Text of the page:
MEDIA / Larry Ray : Parsing the Pundits

Graphic by Larry Ray / The Rag Blog.

‘Like pond minnows swarming around a morsel tossed into the water, every news outlet on TV, and especially cable talk shows, have a feeding frenzy when a speculative gem is broadcast by any one of them.’
By Larry Ray
/ November 9, 2008

After months of endless guessing, speculating, pontificating, fear mongering and blathering, came the evening of November 4th, and the TV talking heads had spectacularly shown their asses. Ordinary American voters had it right. The talking heads had just been jabbering.

Let’s set this up a little first. As a retired nightly newscaster from the old school, I stayed on the air just into the gender-correct Alphonse and Gaston vaudeville co-anchor era, I know the difference between correct and commercial chowder. I lament what passes for news and commentary today. I wish America’s broadcast and cable news operations were still run by tough-nosed editors, news directors and assignment editors instead of by their corporate headquarters.

Today’s news and commentary offerings, with very few exceptions, are run strictly as major revenue producers. Most are dog food factories with higher paid, better looking employees. Good looks, perfect hairdos and smooth teleprompter reading skills are the hallmarks of “good” today. What they read is second to how it all looks. America’s remaining three major networks, broadcasting over the public airwaves, still have one newscaster sitting in the chair introducing stories beamed in via satellite as 30 second to two minute “packages.” What little network news there is sandwiched between interminable commercial breaks is generally OK, excluding the fluff stories. Cable news has lots more time to fill, and so there is lots more about Paris Hilton than there is about Paris, France, and lots more fluff.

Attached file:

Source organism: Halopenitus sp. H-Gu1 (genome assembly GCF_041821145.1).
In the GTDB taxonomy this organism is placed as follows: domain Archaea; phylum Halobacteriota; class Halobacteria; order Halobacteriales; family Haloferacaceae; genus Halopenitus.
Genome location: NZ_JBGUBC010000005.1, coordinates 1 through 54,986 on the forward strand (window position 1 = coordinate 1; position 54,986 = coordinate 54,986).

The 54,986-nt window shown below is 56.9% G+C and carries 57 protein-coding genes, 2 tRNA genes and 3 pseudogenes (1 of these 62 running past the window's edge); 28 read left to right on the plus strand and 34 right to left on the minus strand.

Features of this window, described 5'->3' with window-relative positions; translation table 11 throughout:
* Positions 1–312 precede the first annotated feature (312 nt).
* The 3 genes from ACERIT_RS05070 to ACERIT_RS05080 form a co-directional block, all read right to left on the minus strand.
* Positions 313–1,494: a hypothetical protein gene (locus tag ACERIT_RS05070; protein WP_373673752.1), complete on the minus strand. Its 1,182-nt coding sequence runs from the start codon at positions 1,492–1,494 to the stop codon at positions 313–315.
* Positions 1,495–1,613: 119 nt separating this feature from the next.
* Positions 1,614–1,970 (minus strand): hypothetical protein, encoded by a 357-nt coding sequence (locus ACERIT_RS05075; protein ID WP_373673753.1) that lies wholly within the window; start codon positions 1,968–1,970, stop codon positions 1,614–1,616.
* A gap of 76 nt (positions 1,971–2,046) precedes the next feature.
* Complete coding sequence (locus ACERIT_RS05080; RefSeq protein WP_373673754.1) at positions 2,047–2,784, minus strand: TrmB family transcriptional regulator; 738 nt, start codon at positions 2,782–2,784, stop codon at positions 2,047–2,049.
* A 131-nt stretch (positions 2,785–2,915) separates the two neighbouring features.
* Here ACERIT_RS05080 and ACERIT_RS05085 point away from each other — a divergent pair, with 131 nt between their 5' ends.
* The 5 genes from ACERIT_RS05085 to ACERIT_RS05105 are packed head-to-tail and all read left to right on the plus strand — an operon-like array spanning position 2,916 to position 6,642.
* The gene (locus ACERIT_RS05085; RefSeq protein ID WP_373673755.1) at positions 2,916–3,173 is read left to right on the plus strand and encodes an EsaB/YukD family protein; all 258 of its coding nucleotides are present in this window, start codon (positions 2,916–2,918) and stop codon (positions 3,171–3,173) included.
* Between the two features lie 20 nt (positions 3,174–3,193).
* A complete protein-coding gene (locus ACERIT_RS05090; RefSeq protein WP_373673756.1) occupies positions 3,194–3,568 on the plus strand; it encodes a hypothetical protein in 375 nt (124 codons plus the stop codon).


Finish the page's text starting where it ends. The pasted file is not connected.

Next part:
Like pond minnows swarming around a morsel tossed into the water, every news outlet on TV, and especially cable talk shows, have a feeding frenzy when a speculative gem is broadcast by any one of them. In a matter of minutes everyone is doing their own version of the gem. “Bradley effect, is a good example.” “Bradley effect” sent the 20-something desk producers and ‘researchers’ to the Google servers. Faster than you can say “Exclusive,” all news and sorta-news outlets were predicting a dire hidden force eluding the polls that menaced the Obama campaign. In a loud “Not so” to the prognosticating pundits, more white men across the nation, and even into the old South, voted for Obama than for any Democrat since Jimmy Carter. More voted Obama than for Bubba Clinton.

Obama Hussein, the secret Muslim terrorist, was not going to get the Jewish vote, and Florida was portrayed right up to election day as teetering and a toss up. A huge helpless sigh issued from TV sets across America. Ooops. Wolf got blitzed and Olberman was overruled. In a turnout even larger than that for John Kerry, 78 percent of America’s Jews voted for Obama. And endless shuttles to the polls from retirement homes in Florida as well as the Cuban-American vote there helped produce a handy win for Obama.

The ones listening hardest to appellations like terrorist, socialist, most liberal, inexperienced, were apparently the TV pundits who endlessly repeated and combined them ad nauseam. The ones really listening to America’s heartbeat and making their own assessments clearly were average American voters, not the pundits.

There is a lesson in here somewhere for those who fill the time on cable channels and for folks reading teleprompters and doing interviews. Producers and millionaire show “hosts,” why not do your own Google searches for, “initiative,” “resourceful,” “original,” “variety,” “lucid” and “accurate.” We’ll see how you do in four years. Faux News, never mind, you don’t count.

[Retired journalist Larry Ray is a Texas native and former Austin news anchor. He also posts at The iHandbill.]

The Rag Blog

This entry was posted in Rag Bloggers and tagged , , , , . Bookmark the permalink.

Leave a Reply

Your email address will not be published.